Sunday, November 18, 2007

...in which the New Yorker helps me write about Thanksgiving



November 19, 2007 issue of The New Yorker magazine

It's so fitting that VeganMoFo should fall in November, because Thanksgiving, as it's celebrated in North America, is such a significant holiday in the lives of most vegans. Love it or hate it, celebrate it alone, with friends, or family, embrace or boycott it, you are nevertheless reacting to it on some level. After the positive reaction to Nipplegate 2007™ , I bring you my meditations on Thanksgiving, helped out completely by the latest copy of the New Yorker. The entire issue was like one big pot of faux chicken soup for the vegan's soul- nourishing, thought-provoking, full of morsels to chew on. Shall we? (Click on photos to see bigger versions with clearer text)



This ad greets you on the inside of the front cover. I normally would have overlooked it, since I try to avoid all Thanksgiving ads, especially those featuring turkey, but something caught my eye. The "turkey" was unnaturally bright and shiny. Upon closer inspection, one learns that the hostess says "it was my first tofurkey and I wanted it to be just right."

Wait, wait. Let's just pause right there. Why is there this huge cultural misconception that vegans and vegetarians eat A HUGE BLOCK OF TOFU IN THE SHAPE OF A TURKEY for Thanksgiving?? Ok, ok, I'll admit, the name "tofurky" is a bit misleading. So as a public service, I want to show everyone not familiar with it what an actual Tofurky looks like:


photo courtesy of http://www.tofurky.com/

See, it's a roast-shaped thing. And while it does contain tofu, it also contains wheat gluten (seitan), beans, vegetables, and a host of other ingredients. And no, all vegans don't eat this for the big day- take me, for instance- I've never (gasp!) tried it!

Back to the ad- the weird turkey-like substance aside, it's a good sentiment, right?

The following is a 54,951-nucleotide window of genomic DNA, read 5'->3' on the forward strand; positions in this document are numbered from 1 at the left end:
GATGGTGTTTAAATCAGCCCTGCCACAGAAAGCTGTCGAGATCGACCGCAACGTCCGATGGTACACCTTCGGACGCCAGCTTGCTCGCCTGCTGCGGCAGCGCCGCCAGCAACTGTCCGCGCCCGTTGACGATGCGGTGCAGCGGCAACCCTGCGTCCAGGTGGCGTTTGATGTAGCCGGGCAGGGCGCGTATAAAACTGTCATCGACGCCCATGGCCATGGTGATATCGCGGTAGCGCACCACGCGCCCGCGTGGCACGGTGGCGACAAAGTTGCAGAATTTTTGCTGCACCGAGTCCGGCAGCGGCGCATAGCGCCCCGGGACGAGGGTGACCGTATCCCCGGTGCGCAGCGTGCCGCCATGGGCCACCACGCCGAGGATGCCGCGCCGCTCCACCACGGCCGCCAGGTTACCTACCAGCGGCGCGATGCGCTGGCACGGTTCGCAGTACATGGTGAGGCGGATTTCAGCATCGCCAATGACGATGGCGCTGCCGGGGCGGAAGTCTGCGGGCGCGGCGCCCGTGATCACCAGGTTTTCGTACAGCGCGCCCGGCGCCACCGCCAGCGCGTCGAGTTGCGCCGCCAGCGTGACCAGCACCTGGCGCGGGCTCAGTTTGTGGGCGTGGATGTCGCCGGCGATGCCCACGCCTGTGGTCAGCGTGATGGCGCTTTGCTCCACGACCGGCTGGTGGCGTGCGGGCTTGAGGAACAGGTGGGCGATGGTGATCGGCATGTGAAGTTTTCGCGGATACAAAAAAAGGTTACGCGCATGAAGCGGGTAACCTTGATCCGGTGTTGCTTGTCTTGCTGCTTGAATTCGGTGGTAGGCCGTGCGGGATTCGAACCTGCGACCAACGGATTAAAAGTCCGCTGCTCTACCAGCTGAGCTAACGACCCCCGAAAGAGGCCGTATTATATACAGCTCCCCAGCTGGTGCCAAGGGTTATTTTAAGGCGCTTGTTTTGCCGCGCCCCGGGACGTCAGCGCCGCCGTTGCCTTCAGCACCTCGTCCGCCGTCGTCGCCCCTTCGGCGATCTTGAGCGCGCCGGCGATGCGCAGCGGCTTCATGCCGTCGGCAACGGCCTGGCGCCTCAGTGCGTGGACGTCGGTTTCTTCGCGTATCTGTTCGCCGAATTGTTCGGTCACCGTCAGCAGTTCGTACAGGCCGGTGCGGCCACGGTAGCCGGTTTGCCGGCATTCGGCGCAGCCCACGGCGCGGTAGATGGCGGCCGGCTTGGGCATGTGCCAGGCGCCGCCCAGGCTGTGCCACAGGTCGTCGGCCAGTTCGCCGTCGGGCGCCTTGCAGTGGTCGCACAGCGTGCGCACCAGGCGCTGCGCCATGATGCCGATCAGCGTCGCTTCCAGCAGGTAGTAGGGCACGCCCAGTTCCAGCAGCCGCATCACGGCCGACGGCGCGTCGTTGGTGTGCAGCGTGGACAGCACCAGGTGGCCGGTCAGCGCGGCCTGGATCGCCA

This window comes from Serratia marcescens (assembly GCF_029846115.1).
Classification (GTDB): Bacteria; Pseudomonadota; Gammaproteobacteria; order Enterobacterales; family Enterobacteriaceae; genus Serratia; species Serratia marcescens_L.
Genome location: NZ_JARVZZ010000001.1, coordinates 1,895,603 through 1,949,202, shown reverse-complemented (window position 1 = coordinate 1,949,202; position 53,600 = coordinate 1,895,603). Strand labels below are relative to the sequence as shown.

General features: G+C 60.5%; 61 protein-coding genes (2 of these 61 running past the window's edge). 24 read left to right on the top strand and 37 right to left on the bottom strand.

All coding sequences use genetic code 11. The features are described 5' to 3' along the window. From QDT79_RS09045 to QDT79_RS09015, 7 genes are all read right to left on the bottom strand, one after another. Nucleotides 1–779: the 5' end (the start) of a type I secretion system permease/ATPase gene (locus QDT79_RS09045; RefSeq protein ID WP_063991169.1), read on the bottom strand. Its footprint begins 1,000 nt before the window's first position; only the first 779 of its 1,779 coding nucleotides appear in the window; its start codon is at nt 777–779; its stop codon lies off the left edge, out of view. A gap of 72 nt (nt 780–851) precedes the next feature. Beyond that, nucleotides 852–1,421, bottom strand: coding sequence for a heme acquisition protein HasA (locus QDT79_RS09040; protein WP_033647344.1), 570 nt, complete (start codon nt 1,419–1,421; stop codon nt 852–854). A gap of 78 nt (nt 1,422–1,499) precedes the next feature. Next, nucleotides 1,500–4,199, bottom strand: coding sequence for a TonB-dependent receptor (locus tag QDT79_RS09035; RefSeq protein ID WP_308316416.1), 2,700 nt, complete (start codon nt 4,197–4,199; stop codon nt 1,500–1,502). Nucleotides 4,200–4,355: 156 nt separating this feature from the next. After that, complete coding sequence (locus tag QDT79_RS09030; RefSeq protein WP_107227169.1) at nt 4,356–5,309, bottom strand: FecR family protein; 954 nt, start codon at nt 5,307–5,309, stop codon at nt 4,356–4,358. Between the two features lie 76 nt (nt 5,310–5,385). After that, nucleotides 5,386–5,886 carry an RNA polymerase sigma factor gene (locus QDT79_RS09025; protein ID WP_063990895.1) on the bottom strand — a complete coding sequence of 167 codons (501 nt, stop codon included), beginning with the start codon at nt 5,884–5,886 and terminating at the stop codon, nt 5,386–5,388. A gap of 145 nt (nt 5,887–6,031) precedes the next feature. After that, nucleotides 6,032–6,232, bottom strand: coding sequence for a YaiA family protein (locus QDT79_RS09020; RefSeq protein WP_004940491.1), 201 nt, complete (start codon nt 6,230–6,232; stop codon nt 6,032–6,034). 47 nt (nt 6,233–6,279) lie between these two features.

Reading the copy on the next page, we note that it's a Citibank ad with the phrase "All the trimmings All in the family" intended to give you the warm fuzzies. The ad reads, "Well, my son Jack went and married a vegetarian. So I grabbed my Citi card and went to the store. I picked up the old favorites like cranberry sauce, mashed potatoes, green beans, and turnips. (Bazu says: "yay!") As well as 15 pounds of 'turkey' tofu. (Bazu says: "sigh.") The dinner was a hit. Alice knows she's already more like a daughter than an in-law. And all aroud, our family was feeling a lot of love. (Bazu says "awwww. I don't care that you're a big bad corporation. I love the fantasy of an in-law that would serve 'turkey tofu' for Thanksgiving, whatever that imaginary thing is.)

But wait! It goes on!



"... My husband Steve especially loved that I made a small turkey for him to eat later." (Bazu says: "D'OH! Fooled by the corporate machine again!")



Later in the magazine, there is a review of the book "My Last Supper: 50 Great Chefs and Their Final Meals" in which the author asked chefs to describe their fantasy meals. The article mentioned that truffles of all sorts figured prominently in the chefs' responses, as well as foie gras. (Bazu: :'-( ) So it was a little life affirming to read Tyler Florence's response, pictured above. "No frou-frou French. No snout-to-tail. No fucking foie gras." (Bazu: yayyyy! down with foie gras! I never thought I'd say anything positive about Tyler Florence!)

Thankfully, the article touches on the rather macabre underpinnings about such a question about a "final" meal- the implicit understanding that your final meal precedes your death. I think the connection between not just food and life, but food and death is something that is too often glossed over.